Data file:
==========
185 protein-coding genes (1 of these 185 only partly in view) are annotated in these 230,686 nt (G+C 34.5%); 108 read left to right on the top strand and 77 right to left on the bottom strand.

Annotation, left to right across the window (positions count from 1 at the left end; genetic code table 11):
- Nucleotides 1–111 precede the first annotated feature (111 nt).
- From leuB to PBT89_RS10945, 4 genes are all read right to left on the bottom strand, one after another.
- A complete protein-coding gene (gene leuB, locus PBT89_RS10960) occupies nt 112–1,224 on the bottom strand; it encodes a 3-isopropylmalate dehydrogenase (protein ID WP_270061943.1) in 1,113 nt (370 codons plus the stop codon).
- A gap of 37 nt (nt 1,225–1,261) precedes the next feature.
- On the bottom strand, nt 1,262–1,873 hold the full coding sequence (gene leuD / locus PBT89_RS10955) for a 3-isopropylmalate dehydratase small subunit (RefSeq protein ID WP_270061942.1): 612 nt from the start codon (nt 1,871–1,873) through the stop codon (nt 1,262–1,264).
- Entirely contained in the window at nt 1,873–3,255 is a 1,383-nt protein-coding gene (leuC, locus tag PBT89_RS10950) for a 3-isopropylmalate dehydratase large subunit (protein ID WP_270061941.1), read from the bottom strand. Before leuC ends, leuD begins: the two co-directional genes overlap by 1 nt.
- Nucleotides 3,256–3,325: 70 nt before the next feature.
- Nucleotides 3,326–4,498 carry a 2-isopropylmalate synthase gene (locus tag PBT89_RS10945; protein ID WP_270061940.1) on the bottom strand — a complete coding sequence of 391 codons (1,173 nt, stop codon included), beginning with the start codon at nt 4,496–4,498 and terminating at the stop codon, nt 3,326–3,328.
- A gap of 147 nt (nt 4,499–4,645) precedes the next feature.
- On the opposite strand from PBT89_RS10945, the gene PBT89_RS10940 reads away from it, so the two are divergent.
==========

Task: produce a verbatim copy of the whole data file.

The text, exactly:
185 protein-coding genes (1 of these 185 only partly in view) are annotated in these 230,686 nt (G+C 34.5%); 108 read left to right on the top strand and 77 right to left on the bottom strand.

Annotation, left to right across the window (positions count from 1 at the left end; genetic code table 11):
- Nucleotides 1–111 precede the first annotated feature (111 nt).
- From leuB to PBT89_RS10945, 4 genes are all read right to left on the bottom strand, one after another.
- A complete protein-coding gene (gene leuB, locus PBT89_RS10960) occupies nt 112–1,224 on the bottom strand; it encodes a 3-isopropylmalate dehydrogenase (protein ID WP_270061943.1) in 1,113 nt (370 codons plus the stop codon).
- A gap of 37 nt (nt 1,225–1,261) precedes the next feature.
- On the bottom strand, nt 1,262–1,873 hold the full coding sequence (gene leuD / locus PBT89_RS10955) for a 3-isopropylmalate dehydratase small subunit (RefSeq protein ID WP_270061942.1): 612 nt from the start codon (nt 1,871–1,873) through the stop codon (nt 1,262–1,264).
- Entirely contained in the window at nt 1,873–3,255 is a 1,383-nt protein-coding gene (leuC, locus tag PBT89_RS10950) for a 3-isopropylmalate dehydratase large subunit (protein ID WP_270061941.1), read from the bottom strand. Before leuC ends, leuD begins: the two co-directional genes overlap by 1 nt.
- Nucleotides 3,256–3,325: 70 nt before the next feature.
- Nucleotides 3,326–4,498 carry a 2-isopropylmalate synthase gene (locus tag PBT89_RS10945; protein ID WP_270061940.1) on the bottom strand — a complete coding sequence of 391 codons (1,173 nt, stop codon included), beginning with the start codon at nt 4,496–4,498 and terminating at the stop codon, nt 3,326–3,328.
- A gap of 147 nt (nt 4,499–4,645) precedes the next feature.
- On the opposite strand from PBT89_RS10945, the gene PBT89_RS10940 reads away from it, so the two are divergent.